Business development · 6 December 2019

5 ways to attract the right partnerships to your startup

Transformation is what startups do best – it’s why they exist. But while it’s one thing to become a challenger in a sector, it’s another thing to drive innovation forward and win advocates to support your business. One way that SMEs can grow and continue to disrupt is by securing partnerships that will prove beneficial to both parties.

The great news for ambitious leaders is that global brands and corporations are looking out for the next hot startups to partner with. Many are aware that to remain a market leader they need startups to help support their own innovation, to keep them ahead of competitors. The agile nature of vibrant start-up allows for flexibility to adjust and respond to changing trends, quickly.

That’s exactly how a game-changing collaborative deal between London tech start-up Spoon Guru and retail giant Tesco came about in 2017. A partnership that redefined the way consumers with specific dietary needs or health preferences discover food, with the AI-powered search engine – hailed as the “Google for food” offering complete transparency.

So how do you implement such a strategy in your own company? 

1. Be a partner!

Intimidation: do not let fear hold you back from requesting a partnership.

It can be intimidating approaching a major brand and while going down the SaaS route works for some, you should consider entering an agreement as an enterprise partner. Rather than working silently in the background, maintain your independence and get your brand out there while ensuring your ambitions don’t disrupt the partnership.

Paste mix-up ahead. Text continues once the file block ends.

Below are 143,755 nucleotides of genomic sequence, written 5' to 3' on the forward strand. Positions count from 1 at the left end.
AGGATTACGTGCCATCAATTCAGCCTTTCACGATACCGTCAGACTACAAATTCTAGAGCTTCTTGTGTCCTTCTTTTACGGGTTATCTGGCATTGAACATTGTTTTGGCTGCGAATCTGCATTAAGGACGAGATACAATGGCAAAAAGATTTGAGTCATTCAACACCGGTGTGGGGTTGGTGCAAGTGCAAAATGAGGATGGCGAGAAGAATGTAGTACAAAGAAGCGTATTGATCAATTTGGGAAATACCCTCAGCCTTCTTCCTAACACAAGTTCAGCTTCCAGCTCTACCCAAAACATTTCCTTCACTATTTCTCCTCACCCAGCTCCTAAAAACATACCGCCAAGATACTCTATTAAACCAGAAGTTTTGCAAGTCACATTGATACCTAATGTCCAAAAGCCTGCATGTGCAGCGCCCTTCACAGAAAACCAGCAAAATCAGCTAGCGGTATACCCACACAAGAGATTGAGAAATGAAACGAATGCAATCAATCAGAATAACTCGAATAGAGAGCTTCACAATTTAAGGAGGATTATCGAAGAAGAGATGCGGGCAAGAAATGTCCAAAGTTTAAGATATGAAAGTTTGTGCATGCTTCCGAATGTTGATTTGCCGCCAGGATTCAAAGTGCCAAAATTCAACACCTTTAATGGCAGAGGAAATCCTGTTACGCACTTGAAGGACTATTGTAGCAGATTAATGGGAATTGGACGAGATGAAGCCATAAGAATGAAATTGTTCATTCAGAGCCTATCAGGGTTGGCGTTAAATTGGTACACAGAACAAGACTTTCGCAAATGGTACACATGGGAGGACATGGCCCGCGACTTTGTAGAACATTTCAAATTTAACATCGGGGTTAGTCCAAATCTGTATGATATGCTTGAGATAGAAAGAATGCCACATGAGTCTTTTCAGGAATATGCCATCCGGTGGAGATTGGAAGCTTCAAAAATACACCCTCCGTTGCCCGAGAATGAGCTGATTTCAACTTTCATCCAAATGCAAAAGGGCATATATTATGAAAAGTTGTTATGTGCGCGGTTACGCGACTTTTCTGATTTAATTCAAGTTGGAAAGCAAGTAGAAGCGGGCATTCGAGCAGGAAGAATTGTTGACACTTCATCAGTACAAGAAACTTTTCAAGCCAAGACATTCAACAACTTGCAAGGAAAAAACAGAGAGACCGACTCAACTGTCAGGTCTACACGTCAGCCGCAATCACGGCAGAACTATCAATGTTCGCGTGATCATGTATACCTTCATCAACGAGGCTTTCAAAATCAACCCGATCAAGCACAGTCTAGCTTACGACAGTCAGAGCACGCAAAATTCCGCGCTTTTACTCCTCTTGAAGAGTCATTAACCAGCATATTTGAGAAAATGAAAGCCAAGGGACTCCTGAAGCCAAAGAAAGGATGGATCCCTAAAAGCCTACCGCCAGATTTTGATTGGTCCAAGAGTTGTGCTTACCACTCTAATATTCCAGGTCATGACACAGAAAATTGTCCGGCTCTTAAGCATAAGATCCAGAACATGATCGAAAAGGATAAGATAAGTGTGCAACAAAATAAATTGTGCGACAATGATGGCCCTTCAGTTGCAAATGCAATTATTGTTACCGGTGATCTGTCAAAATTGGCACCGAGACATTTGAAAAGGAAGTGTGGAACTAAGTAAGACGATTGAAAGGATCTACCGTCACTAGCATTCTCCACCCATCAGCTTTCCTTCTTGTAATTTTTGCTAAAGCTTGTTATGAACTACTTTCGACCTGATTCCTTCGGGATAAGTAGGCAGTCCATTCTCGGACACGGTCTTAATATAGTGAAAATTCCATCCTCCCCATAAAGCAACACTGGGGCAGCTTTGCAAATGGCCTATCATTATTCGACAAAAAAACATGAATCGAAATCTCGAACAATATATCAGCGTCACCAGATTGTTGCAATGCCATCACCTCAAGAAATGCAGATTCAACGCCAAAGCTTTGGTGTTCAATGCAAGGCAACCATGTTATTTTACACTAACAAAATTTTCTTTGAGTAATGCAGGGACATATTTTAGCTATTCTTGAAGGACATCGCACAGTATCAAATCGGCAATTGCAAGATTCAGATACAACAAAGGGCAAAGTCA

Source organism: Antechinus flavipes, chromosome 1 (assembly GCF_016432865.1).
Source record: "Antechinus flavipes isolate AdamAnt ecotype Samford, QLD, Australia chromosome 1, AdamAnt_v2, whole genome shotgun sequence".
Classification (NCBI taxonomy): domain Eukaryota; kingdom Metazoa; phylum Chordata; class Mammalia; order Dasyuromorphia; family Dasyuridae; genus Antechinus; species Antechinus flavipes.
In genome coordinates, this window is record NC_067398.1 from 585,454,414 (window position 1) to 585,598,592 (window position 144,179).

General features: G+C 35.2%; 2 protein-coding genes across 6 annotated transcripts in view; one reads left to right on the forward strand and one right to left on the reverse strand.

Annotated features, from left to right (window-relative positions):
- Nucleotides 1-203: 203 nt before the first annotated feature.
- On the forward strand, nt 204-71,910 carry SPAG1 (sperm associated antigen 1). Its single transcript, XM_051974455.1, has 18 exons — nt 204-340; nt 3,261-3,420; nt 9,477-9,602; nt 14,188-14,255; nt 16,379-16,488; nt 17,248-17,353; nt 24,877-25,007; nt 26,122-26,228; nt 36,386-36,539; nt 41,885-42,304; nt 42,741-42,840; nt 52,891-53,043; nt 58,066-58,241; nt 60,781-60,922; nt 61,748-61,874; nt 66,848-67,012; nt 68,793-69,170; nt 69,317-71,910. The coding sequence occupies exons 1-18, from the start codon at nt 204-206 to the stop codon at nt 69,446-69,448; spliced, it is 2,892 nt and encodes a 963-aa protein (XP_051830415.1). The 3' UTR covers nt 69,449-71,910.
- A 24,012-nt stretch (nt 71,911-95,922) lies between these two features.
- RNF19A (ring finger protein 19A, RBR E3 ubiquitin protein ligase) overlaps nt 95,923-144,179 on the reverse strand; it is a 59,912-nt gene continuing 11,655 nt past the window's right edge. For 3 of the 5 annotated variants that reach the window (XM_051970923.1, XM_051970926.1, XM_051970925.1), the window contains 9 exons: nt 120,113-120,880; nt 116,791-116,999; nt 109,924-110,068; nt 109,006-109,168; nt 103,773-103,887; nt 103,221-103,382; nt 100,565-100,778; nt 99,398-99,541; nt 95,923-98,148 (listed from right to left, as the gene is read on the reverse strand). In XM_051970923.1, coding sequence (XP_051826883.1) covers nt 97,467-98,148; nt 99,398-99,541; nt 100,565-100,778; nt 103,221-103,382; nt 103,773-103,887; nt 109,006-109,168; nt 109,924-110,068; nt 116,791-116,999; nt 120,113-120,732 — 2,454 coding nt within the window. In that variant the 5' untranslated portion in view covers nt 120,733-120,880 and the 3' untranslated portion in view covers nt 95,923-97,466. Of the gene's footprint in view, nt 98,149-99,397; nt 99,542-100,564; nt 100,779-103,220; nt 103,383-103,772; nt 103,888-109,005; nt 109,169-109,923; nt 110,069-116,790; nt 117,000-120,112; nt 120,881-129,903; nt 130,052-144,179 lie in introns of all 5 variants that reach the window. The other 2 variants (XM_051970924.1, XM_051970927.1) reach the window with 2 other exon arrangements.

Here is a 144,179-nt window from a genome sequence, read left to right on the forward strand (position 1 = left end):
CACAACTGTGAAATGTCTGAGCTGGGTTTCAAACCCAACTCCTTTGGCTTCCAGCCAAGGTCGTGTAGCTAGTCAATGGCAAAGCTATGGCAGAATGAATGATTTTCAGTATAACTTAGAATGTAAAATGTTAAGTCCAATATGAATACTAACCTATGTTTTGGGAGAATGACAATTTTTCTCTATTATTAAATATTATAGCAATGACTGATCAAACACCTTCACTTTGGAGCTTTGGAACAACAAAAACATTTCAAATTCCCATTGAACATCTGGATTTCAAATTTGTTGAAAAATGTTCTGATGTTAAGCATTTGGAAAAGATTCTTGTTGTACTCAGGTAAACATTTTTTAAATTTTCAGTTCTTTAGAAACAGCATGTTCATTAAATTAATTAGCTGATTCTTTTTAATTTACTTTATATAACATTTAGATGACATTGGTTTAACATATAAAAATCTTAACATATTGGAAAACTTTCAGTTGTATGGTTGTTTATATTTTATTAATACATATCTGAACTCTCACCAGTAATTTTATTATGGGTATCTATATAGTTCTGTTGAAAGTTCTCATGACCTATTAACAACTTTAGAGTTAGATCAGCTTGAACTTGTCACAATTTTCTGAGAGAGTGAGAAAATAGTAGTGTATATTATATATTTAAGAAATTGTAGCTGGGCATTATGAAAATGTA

2.Value exchange

High standards: Make sure you and your partner are both getting the most out of your business deal.

For a successful co-working agreement, find partners that benefit from your contribution and make sure the value exchange is balanced. A good partnership thrives on value exchange; you know what your business brings to the table and likewise your partner.

3. Work out what works

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On-Point: make sure to have regular check-ins.

Make sure there is an agreed plan of action and a roadmap in regular intervals, ideally quarterly. Take the time to review what has been achieved and then agree on the scope of work for the next quarter. It’s also important to never lose sight of the north star. Think big and work towards a longer-term goal that can be accomplished if all stars align in the partnership.

4. Position and proposition

Read up: It is important to be well versed with who you hope to partner with.

Through the use of case studies, thought leadership and white papers become synonymous with the solution your business is providing, and make it crystal clear. If you can demonstrate that your company has the most efficient and effective answer to a gnarly problem, you will always find partners who want you to take that problem off their hands.

5. Provide excellent service

Maintenance is key: remember securing the partnership is only half the battle.

Don’t get lazy! Securing a partnership is just the beginning, maintaining it and making it a success should be the neverending focus. The team put in place to manage the partnership should always go that extra mile to guarantee all issues are dealt with in a timely fashion. It’s also crucial to keep innovating and ensure that your partner is kept in the loop on emerging trends in the market. Then you are onto a winner.

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ABOUT THE EXPERT

Markus Stripf is the CEO and co-founder of Spoon Guru - the Google for food - and is leading a charge to change the way consumers around the world discover food through the use of AI technology. The powerful search engine is used by a number of heavyweight retailers including Tesco in the UK, Jet.com in the US, and Albert Heijn in the Netherlands (to name a few). Following his role as Managing Director at Warner Music, Markus launched his award-winning business in 2015 after watching his wife struggle to find safe foods to eat due to her allergies and intolerances. In a bid to help, Markus created the Spoon Guru app, which scans barcodes on food products and informs users if it suits their dietary requirements.

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